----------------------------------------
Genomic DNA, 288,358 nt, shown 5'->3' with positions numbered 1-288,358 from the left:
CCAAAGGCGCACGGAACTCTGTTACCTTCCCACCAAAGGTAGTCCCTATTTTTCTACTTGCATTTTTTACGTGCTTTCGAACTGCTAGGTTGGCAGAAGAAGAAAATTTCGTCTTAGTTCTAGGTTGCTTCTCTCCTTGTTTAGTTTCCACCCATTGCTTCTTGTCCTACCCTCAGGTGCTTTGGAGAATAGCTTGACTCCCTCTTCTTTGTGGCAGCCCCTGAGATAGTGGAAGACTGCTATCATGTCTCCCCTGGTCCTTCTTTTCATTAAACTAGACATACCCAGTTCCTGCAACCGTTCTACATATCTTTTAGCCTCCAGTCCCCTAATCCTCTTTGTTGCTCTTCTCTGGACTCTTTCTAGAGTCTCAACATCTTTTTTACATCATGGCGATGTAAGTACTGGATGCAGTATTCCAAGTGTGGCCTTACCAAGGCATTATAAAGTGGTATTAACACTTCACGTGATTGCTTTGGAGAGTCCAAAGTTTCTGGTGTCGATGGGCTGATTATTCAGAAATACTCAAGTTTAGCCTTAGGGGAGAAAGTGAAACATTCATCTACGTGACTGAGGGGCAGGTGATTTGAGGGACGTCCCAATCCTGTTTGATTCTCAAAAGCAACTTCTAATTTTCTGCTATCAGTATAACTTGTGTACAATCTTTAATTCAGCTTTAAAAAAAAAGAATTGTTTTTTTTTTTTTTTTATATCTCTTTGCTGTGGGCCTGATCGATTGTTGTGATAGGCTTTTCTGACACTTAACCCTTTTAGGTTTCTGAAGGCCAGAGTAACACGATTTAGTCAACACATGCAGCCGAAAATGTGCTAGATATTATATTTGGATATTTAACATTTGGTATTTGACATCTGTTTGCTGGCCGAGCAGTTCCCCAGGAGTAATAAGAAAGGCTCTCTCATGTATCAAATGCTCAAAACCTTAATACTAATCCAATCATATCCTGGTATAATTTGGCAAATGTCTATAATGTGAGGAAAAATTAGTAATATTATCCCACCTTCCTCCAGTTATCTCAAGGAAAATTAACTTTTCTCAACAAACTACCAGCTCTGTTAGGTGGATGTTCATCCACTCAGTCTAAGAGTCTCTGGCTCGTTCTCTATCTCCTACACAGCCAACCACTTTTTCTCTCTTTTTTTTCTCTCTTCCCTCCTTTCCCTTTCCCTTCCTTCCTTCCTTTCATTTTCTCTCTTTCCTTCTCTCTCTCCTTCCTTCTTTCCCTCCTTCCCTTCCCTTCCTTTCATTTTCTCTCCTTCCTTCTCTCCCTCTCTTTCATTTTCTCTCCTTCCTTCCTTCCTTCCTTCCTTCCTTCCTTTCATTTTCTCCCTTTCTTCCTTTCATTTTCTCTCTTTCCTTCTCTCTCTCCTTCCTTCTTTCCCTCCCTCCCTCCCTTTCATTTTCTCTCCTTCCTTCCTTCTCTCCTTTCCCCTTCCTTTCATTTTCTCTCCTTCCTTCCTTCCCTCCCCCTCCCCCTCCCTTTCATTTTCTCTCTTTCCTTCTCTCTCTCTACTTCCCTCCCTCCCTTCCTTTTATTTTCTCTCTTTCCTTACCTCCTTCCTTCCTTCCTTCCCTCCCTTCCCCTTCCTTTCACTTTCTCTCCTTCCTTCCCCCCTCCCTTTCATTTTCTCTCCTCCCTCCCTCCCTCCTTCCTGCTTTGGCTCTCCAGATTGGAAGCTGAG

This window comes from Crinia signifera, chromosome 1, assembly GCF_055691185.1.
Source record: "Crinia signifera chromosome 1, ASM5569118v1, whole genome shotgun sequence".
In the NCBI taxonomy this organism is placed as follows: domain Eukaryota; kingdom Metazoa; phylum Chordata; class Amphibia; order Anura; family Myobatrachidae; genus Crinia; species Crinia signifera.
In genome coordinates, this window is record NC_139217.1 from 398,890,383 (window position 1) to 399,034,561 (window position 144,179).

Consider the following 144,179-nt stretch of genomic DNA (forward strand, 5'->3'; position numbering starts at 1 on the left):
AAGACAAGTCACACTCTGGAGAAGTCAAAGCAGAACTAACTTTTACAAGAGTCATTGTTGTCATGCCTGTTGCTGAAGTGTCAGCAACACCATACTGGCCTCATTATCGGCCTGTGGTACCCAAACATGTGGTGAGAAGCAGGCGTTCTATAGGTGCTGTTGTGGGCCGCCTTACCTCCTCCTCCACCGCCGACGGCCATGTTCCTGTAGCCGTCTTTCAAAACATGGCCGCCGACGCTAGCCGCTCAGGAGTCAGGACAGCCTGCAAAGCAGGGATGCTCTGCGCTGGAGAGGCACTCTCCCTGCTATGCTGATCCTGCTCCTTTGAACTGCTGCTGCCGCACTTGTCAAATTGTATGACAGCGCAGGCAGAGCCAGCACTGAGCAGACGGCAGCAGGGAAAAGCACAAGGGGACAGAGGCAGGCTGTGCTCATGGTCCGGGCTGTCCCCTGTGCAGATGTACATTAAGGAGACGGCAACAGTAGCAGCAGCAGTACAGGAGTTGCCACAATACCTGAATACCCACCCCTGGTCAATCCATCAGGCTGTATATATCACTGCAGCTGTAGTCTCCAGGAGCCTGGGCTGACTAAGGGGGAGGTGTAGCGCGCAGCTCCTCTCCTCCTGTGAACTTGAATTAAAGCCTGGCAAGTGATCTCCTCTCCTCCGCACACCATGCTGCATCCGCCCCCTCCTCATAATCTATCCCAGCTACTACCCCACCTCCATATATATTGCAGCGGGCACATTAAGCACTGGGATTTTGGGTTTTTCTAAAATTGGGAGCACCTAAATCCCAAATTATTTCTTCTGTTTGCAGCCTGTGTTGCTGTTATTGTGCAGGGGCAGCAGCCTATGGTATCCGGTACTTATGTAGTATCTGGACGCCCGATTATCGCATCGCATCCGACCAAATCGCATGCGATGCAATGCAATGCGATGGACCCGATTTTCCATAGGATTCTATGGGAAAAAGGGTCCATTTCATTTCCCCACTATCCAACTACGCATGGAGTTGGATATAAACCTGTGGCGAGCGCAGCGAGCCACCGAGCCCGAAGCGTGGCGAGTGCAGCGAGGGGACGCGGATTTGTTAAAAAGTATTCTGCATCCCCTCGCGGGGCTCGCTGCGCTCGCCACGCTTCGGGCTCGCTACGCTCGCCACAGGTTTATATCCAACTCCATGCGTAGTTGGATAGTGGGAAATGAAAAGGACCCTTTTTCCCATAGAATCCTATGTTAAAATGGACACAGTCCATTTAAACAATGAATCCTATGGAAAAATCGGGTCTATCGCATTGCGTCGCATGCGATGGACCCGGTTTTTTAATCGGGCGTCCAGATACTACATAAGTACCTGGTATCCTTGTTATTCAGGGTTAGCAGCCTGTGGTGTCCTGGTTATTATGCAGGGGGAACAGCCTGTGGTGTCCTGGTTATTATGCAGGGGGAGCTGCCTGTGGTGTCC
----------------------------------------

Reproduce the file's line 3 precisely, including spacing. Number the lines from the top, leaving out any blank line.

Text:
This window comes from Crinia signifera, chromosome 1, assembly GCF_055691185.1.